Catholic Charities helps with ‘Deferred Action for Childhood Arrivals’
by Mary Cottingham, South Texas Catholic
October 2, 2012
Juanita S. Cardiel, representative of the Immigration & Refugee Department helps Marco apply for Deferred Action.
Mary Cottingham, South Texas Catholic
Marco is one of about 100 young people trying to get Deferred Action for Childhood Arrivals through Catholic Charities of Corpus Christi. On June 15, 2012, the Secretary of Homeland Security announced that illegal immigrants who came to the United States as children and meet certain guidelines may ask that their deportation be deferred for a period of two years, subject to renewal, making them eligible to get a work permit.
Lawyers with Catholic Charities are offering legal assistance to young immigrants applying for deferred action at the Healthy Living and Advocacy Center located at 1125 S. Port in Corpus Christi.
Marco, now 20-years-old, lives in Bishop. He is a junior at Texas A&M University-Kingsville and has not had it easy.
When he came to Corpus Christi he started attending middle school where he learned English. After middle school he went to Collegiate High School–an early college high school initiative between Corpus Christi Independent School District and Del Mar College designed to provide students the opportunity to earn a high school diploma and a college associate’s degree.
Esperanza, who’s name in Spanish means “hope,” says she is not afraid, mostly because she has never been in trouble with the law, but also because the organization that is helping them is religious and the people that are helping them are lawyers.
Marco wants to become a mechanical engineer. He has a knack for fixing things, so he works on people’s homes, mows lawns and works in Mexican food restaurants so he can afford to go to college. Marco calls himself “determined.”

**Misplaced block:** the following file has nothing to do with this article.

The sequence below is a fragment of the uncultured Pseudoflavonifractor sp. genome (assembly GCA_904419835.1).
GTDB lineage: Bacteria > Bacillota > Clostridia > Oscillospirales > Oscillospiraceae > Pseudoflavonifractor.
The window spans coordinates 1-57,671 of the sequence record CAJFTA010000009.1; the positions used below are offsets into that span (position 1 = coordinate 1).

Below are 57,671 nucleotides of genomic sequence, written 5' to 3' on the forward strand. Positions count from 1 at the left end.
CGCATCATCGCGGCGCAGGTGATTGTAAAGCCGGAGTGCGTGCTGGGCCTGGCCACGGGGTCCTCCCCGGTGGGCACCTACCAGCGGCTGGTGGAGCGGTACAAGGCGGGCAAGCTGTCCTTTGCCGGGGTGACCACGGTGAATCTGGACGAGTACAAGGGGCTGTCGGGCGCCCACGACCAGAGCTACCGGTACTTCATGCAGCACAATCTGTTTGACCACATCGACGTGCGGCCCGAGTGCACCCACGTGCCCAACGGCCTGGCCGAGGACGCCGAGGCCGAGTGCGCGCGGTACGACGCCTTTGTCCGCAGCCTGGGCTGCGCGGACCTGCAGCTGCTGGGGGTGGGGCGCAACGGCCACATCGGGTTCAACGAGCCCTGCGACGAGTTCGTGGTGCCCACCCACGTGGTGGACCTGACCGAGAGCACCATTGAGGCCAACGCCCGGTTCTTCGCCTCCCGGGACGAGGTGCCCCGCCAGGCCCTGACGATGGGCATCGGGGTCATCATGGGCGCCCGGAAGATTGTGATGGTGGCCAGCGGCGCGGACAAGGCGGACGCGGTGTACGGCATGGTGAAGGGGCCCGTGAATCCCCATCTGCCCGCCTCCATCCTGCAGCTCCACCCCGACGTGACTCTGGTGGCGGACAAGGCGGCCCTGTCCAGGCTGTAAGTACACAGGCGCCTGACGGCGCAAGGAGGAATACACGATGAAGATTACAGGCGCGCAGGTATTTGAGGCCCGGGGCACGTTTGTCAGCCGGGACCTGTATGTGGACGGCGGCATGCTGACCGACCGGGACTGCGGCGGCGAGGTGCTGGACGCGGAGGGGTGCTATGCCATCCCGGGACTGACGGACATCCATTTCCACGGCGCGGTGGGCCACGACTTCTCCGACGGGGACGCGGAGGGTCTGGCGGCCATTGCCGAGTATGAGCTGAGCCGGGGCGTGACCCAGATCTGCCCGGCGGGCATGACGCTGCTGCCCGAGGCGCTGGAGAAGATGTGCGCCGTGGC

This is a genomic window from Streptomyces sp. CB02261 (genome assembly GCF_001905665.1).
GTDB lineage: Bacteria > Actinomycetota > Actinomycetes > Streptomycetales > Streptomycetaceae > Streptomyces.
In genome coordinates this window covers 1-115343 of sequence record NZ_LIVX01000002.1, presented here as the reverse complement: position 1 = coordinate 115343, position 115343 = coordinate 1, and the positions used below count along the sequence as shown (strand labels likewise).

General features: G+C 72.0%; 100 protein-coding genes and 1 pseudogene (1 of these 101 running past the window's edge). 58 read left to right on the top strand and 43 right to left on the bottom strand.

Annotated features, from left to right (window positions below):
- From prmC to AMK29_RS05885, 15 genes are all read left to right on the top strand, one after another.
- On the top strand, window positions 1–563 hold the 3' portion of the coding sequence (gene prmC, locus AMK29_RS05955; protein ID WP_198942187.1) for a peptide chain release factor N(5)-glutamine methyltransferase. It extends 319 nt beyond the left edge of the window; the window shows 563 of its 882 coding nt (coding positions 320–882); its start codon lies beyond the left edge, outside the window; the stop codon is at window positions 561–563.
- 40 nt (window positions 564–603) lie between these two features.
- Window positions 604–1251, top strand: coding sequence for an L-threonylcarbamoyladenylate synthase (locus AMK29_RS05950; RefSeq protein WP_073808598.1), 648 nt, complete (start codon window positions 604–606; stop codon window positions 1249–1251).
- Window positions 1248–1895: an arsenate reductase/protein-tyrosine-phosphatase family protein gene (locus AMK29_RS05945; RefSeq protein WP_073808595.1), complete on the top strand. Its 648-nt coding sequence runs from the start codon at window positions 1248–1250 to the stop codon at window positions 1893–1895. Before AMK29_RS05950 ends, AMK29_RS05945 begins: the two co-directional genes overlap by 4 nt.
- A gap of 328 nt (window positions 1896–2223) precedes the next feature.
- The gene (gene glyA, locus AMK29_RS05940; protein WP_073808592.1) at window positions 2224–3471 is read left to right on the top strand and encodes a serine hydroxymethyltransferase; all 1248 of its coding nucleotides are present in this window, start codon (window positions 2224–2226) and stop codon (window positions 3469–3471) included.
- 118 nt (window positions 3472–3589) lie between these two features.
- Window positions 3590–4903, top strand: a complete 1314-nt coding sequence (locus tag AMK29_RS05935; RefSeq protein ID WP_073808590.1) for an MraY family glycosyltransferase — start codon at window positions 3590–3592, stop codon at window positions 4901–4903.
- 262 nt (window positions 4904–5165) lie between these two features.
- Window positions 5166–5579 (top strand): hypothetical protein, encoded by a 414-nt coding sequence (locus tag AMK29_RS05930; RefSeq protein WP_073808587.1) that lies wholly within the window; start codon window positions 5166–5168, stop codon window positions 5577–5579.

Although a bit nervous, Marco is not afraid.
“A chance is a chance,” he said. “I try not to lie. I tell the truth, but not the whole truth. Thanks to the transportation system I can travel from Bishop to Kingsville easily. Tuition is $30,000–it’s a lot. I live with friends and I let them know the risks if they hang out with me. I heard they could get their license pulled.”
“The most polite, articulate young people are registering. Some are students enrolled in high school, Del Mar College or Texas A&M University–Corpus Christi. They and their parents work hard, sometimes holding down two or three jobs,” attorney Carrie Chavez Thompson, Director of Immigration & Refugee Department at Catholic Charities, said.
“They are ambitious and excited about the possibility of becoming [legally] employed. They have so many obstacles, but they still keep going. They want to be here without having to worry about being deported,” Thompson said.
The program will allow qualified individuals to register with the United States Citizenship and Immigration Services, and receive employment authorization and a temporary two-year reprieve from deportation. In addition to a work permit, deferred action would make these youth eligible for a driver’s license and a social security card.
“Since 2010, the Department of Defense has been wanting to make this happen,” Thompson said, referring to the Development, Relief and Education for Alien Minors (DREAM Act). In 2010 a version of the DREAM Act passed in the House of Representatives, but failed in the Senate. It would have allowed eligible youth to serve in the U.S. armed forces.
Attorney Kim Seger helps Marivel with the deferred action application. Marivel is 23-years-old and wants to become a nurse.
Mary Cottingham, South Texas Catholic
There is no timeline yet on when applicants will receive their new status or no cut off date on applying. Thompson thinks they will be available for about two months. She warns applicants against going to notary publics or “unscrupulous attorneys.”
“For many the excitement outweighs the nerves. I tell them there are no guarantees, but I do believe the government wants to turn their focus on drug and human traffickers or violent criminals. In my opinion it would be just too inhumane to deport such a huge number of promising people,” Thompson said.
Catholic Charities is now scheduling appointments and consultations for individuals wishing to apply or learn more about deferred action. Contact Thompson at (361) 442-2224 or at email@example.com for assistance. Catholic Charities charges a nominal fee for their services.